To keep the faith

Will the children keep the faith? That is a question for serious Catholic parents.
We hear and read about how so many people quit going to church as young adults, even after a Catholic school education. The split from home as children go off to college or find their own new lodging and enter the work force makes it easy to drop whatever is associated with childhood and its discontents. If church and faith have been little more than following along with mom and dad in their boring life, what’s the point of sustaining it?
For most of history the generations kept the faith because the world around them, the public culture, acknowledged God, prayed and worshipped. Our ancestors lived in what has been called an enchanted world, in which awesome power of angels and demons existed in a dimension just beyond our grasp. These powers could reach us and do good or bad things to us, but we could only appease or appeal to them by ritual: saying the right words and doing the right things.
If that sounds more like magic than Christian faith, it is. Magical thinking has always been a temptation and danger for religious faith because it comes so easily to every child. The emerging adult itches to shake off the dependencies of childhood and make a fresh, independent path. If religion feels more like magic, and a magic made worse by what feels like oppressive rules, it should be abandoned.
That’s no path for mature human flourishing.
Children do keep the faith if, and as, they grow into it. The children of Christian parents will become icons of Christ as they keep, or acquire, a studied gaze on Jesus in the Gospel. And they are most likely to grow in that way as they stay connected to the Church in some way or gain relationships with religious adults, both directly and through reading.
If our faith doesn’t become a relationship, a way of relating based in Jesus and his way, we risk being pulled back into childish, magical thinking. The real faith of childhood is found in the trust that enables children to set a foundation for life. Flights of fancy and delight in magic are only decorative parts of childhood, not the substance.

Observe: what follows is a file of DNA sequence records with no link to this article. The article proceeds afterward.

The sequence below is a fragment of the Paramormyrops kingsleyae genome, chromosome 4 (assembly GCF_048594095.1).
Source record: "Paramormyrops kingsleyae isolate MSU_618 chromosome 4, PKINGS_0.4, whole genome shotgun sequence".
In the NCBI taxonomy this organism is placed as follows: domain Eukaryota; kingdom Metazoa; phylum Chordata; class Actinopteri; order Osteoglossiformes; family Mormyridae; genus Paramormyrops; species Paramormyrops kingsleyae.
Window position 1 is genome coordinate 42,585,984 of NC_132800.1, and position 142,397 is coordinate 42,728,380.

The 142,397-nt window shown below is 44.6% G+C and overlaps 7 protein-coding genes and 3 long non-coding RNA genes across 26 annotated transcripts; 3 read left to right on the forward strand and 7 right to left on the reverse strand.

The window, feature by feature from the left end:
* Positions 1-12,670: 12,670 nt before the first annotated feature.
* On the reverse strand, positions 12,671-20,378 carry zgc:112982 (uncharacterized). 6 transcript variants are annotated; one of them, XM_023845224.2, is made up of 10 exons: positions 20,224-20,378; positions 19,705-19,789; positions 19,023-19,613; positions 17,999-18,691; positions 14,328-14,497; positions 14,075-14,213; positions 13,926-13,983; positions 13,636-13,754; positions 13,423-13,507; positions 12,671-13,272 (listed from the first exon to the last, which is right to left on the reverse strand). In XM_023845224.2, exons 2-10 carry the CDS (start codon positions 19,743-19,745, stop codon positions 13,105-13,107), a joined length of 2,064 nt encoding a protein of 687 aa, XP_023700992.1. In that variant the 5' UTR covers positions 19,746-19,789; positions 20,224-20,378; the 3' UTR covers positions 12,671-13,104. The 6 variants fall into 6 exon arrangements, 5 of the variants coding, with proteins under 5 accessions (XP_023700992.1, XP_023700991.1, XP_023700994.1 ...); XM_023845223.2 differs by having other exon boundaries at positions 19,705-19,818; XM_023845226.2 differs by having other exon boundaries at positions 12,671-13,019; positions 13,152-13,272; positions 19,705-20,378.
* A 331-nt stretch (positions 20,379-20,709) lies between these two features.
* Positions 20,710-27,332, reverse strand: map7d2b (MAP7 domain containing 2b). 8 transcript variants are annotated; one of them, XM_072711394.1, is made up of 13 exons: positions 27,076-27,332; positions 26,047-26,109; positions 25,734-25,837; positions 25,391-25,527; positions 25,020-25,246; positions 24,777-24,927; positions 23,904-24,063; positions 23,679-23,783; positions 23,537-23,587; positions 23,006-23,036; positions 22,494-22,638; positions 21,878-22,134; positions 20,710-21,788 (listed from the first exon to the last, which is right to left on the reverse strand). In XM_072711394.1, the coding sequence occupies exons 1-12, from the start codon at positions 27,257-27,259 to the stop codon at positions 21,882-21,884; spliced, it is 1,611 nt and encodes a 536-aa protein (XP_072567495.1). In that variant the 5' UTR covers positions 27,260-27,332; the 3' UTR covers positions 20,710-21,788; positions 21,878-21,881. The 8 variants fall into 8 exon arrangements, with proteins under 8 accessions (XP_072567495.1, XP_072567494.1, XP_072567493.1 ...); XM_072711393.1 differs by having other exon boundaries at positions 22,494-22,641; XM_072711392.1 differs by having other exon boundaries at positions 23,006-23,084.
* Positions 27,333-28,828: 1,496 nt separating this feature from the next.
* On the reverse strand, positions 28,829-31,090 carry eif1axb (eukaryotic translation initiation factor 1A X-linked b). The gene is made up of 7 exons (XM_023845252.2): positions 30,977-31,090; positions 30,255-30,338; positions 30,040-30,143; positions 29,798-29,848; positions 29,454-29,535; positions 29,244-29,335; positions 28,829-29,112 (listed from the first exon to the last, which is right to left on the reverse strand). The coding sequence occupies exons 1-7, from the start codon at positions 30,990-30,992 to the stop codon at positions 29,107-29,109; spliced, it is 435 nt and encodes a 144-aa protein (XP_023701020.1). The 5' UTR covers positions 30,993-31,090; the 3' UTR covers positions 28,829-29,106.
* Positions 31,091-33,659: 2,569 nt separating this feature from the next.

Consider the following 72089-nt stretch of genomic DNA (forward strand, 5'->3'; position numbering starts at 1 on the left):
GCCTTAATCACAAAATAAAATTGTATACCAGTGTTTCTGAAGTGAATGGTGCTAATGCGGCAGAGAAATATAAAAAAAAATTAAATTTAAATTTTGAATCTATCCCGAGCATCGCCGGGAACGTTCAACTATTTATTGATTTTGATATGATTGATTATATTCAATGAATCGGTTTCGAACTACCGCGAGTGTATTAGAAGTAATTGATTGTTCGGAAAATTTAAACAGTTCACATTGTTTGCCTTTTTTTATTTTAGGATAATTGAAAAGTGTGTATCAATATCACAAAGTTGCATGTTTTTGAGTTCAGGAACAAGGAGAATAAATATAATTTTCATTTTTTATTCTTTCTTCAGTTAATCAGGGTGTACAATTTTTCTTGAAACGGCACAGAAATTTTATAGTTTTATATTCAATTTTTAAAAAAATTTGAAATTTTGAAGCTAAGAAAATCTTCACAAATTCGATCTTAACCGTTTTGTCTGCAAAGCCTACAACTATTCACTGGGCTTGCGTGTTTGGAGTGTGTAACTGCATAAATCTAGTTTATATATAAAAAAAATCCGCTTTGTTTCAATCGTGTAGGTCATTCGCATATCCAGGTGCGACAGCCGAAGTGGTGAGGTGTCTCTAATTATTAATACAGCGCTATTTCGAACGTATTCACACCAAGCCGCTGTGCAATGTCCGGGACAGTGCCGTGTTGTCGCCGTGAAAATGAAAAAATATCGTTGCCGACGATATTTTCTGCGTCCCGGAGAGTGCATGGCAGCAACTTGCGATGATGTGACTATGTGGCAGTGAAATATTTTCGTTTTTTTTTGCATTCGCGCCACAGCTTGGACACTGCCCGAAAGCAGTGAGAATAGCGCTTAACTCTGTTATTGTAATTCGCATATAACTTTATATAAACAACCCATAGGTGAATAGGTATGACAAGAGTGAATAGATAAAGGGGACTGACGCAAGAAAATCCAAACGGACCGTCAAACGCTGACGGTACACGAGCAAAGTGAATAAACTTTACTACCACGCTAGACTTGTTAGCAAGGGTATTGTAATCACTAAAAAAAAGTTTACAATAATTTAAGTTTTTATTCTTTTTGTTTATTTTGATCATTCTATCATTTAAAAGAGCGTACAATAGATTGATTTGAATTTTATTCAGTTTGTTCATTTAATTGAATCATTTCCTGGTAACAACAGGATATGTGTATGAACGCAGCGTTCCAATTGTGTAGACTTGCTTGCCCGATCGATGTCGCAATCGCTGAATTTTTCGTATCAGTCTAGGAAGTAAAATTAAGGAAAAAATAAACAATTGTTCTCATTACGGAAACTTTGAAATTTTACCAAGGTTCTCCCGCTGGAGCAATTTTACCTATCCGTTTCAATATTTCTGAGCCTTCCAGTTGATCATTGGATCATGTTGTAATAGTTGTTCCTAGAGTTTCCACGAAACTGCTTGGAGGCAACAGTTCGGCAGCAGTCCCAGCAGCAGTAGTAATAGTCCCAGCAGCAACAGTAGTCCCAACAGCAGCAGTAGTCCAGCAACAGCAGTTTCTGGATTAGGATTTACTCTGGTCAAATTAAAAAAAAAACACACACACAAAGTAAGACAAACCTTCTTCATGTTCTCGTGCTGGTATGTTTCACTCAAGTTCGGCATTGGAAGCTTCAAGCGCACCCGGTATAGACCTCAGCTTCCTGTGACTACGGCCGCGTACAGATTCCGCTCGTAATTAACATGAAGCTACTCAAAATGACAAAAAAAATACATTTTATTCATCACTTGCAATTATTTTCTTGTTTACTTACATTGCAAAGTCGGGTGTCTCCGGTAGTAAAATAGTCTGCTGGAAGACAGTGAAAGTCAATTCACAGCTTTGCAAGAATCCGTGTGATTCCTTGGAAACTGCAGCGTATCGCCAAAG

We help emerging adults by helping them find more relationships with faithful adults. This should begin in high school. All parents hope their children will find strong, memorable teachers who remain part of those inner voices that invite and prod the child along a path of healthy spiritual growth. We hope for the same if they go on to college.
Young people entering the work force are more on their own when it comes to finding mature faith friends. There may be attractive faith-filled persons in the shop or store, but they seldom have ready ways to find each other. Normal socializing also doesn’t include direct references to faith and church life, although by raising questions and noting events in the news, conversation can open in those directions. People can begin sharing more of their spirit than they do with sports passions and the latest in entertainment news.
The most important element affecting the faith life of our children remains ourselves. Parents, the family: these are the land where the roots are planted.
This does not mean that parents are entirely responsible for what happens as the birds fly from the nest. The world around us includes too many substitutes for faith, too many distractions from that studied gaze into Jesus. We can’t do everything, but we can plant the seed and water its initial growth.
We probably do that best when we continue growing ourselves.

Frank Wessling

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